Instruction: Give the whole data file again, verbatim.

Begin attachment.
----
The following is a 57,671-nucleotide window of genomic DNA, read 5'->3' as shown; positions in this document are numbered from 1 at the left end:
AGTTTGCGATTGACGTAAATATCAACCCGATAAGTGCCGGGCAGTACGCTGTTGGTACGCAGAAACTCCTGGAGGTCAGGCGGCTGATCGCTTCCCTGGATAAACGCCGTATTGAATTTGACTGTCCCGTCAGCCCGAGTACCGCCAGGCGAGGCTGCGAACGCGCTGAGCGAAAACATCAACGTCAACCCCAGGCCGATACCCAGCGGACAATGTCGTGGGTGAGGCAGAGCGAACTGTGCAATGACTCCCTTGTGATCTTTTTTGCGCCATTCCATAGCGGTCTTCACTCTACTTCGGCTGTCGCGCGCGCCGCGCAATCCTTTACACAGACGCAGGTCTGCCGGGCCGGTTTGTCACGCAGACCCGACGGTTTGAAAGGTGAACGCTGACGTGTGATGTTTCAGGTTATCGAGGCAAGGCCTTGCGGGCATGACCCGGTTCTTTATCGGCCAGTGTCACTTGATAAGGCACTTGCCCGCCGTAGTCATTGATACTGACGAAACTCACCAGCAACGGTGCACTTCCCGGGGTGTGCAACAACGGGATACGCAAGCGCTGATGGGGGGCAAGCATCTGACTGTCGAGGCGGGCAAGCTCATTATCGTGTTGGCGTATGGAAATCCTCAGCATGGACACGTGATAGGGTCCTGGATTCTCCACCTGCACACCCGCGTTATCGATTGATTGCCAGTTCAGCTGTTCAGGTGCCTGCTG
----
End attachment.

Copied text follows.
The following is a 57,671-nucleotide window of genomic DNA, read 5'->3' as shown; positions in this document are numbered from 1 at the left end:
AGTTTGCGATTGACGTAAATATCAACCCGATAAGTGCCGGGCAGTACGCTGTTGGTACGCAGAAACTCCTGGAGGTCAGGCGGCTGATCGCTTCCCTGGATAAACGCCGTATTGAATTTGACTGTCCCGTCAGCCCGAGTACCGCCAGGCGAGGCTGCGAACGCGCTGAGCGAAAACATCAACGTCAACCCCAGGCCGATACCCAGCGGACAATGTCGTGGGTGAGGCAGAGCGAACTGTGCAATGACTCCCTTGTGATCTTTTTTGCGCCATTCCATAGCGGTCTTCACTCTACTTCGGCTGTCGCGCGCGCCGCGCAATCCTTTACACAGACGCAGGTCTGCCGGGCCGGTTTGTCACGCAGACCCGACGGTTTGAAAGGTGAACGCTGACGTGTGATGTTTCAGGTTATCGAGGCAAGGCCTTGCGGGCATGACCCGGTTCTTTATCGGCCAGTGTCACTTGATAAGGCACTTGCCCGCCGTAGTCATTGATACTGACGAAACTCACCAGCAACGGTGCACTTCCCGGGGTGTGCAACAACGGGATACGCAAGCGCTGATGGGGGGCAAGCATCTGACTGTCGAGGCGGGCAAGCTCATTATCGTGTTGGCGTATGGAAATCCTCAGCATGGACACGTGATAGGGTCCTGGATTCTCCACCTGCACACCCGCGTTATCGATTGATTGCCAGTTCAGCTGTTCAGGTGCCTGCTG